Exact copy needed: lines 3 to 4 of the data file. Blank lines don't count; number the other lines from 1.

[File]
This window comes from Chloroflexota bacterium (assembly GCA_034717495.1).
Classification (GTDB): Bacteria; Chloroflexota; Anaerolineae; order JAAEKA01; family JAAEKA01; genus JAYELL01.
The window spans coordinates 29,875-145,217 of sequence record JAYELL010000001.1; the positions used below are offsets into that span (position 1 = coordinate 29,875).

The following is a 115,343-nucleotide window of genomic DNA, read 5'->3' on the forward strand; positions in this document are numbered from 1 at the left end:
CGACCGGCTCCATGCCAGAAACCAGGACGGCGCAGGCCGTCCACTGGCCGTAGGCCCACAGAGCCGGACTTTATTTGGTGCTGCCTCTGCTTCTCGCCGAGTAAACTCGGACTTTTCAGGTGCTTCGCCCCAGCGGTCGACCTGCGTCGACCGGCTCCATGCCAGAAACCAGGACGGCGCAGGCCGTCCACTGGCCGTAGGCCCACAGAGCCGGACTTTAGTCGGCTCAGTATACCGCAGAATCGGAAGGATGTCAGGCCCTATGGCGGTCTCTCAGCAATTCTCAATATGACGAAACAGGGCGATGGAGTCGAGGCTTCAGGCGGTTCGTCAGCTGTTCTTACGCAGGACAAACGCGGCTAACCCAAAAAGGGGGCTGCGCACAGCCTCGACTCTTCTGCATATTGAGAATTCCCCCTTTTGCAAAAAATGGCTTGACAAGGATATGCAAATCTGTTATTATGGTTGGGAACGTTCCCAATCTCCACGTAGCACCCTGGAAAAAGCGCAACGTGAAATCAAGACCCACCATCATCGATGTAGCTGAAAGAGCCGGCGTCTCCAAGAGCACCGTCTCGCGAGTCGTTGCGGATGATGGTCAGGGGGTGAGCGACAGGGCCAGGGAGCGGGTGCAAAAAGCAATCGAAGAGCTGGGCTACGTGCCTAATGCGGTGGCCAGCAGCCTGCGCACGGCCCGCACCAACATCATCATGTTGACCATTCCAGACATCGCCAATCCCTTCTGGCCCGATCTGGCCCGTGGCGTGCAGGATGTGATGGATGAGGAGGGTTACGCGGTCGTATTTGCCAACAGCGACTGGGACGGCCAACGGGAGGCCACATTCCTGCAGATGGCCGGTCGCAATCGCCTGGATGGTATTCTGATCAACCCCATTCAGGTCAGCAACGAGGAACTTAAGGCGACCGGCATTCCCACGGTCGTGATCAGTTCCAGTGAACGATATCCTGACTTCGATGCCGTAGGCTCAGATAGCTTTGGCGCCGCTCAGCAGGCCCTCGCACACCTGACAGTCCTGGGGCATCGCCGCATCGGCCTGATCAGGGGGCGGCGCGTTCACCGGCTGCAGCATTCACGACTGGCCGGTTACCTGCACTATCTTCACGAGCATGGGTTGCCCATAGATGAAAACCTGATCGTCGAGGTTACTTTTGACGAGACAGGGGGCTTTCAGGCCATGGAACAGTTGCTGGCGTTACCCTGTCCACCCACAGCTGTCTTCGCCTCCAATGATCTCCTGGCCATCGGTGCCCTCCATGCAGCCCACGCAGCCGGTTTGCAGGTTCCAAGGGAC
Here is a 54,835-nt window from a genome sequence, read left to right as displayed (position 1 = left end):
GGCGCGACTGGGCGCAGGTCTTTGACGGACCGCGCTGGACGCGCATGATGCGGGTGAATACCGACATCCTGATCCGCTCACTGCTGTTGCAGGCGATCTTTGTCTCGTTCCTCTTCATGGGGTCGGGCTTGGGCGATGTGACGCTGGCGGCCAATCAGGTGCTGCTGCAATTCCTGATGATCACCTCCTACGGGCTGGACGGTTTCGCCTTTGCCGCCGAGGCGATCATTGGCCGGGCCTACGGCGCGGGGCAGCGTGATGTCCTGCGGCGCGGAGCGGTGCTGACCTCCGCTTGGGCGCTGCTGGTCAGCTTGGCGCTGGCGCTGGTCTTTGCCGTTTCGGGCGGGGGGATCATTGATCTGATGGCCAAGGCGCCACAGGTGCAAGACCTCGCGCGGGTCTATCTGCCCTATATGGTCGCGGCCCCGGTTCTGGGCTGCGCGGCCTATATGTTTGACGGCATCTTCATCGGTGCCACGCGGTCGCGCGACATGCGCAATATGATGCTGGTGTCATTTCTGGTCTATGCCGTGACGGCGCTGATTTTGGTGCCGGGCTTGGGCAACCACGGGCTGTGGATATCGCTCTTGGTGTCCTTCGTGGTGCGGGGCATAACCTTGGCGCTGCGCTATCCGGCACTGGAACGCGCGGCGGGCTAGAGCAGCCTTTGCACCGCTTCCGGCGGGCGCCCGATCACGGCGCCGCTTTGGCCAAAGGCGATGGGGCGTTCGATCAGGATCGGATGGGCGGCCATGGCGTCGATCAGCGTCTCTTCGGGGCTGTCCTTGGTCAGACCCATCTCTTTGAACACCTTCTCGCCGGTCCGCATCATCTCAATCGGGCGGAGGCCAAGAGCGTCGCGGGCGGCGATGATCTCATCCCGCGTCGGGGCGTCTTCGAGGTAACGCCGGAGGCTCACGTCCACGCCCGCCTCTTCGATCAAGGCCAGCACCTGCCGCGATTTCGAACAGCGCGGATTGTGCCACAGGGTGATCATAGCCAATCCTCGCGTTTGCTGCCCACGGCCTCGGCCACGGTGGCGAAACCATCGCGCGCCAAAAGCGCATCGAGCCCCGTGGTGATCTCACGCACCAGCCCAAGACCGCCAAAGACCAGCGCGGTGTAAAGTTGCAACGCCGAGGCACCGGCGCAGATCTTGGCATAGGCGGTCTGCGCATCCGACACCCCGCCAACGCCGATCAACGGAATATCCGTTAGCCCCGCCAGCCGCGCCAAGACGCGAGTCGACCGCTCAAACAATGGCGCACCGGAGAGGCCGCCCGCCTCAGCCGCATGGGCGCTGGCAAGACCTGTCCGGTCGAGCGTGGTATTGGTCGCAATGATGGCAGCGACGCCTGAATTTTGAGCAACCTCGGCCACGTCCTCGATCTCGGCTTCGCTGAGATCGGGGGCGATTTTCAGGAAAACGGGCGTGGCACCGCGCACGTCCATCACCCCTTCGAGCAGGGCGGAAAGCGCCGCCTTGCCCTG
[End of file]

The window spans coordinates 29,875-145,217 of sequence record JAYELL010000001.1; the positions used below are offsets into that span (position 1 = coordinate 29,875).

The following is a 115,343-nucleotide window of genomic DNA, read 5'->3' on the forward strand; positions in this document are numbered from 1 at the left end: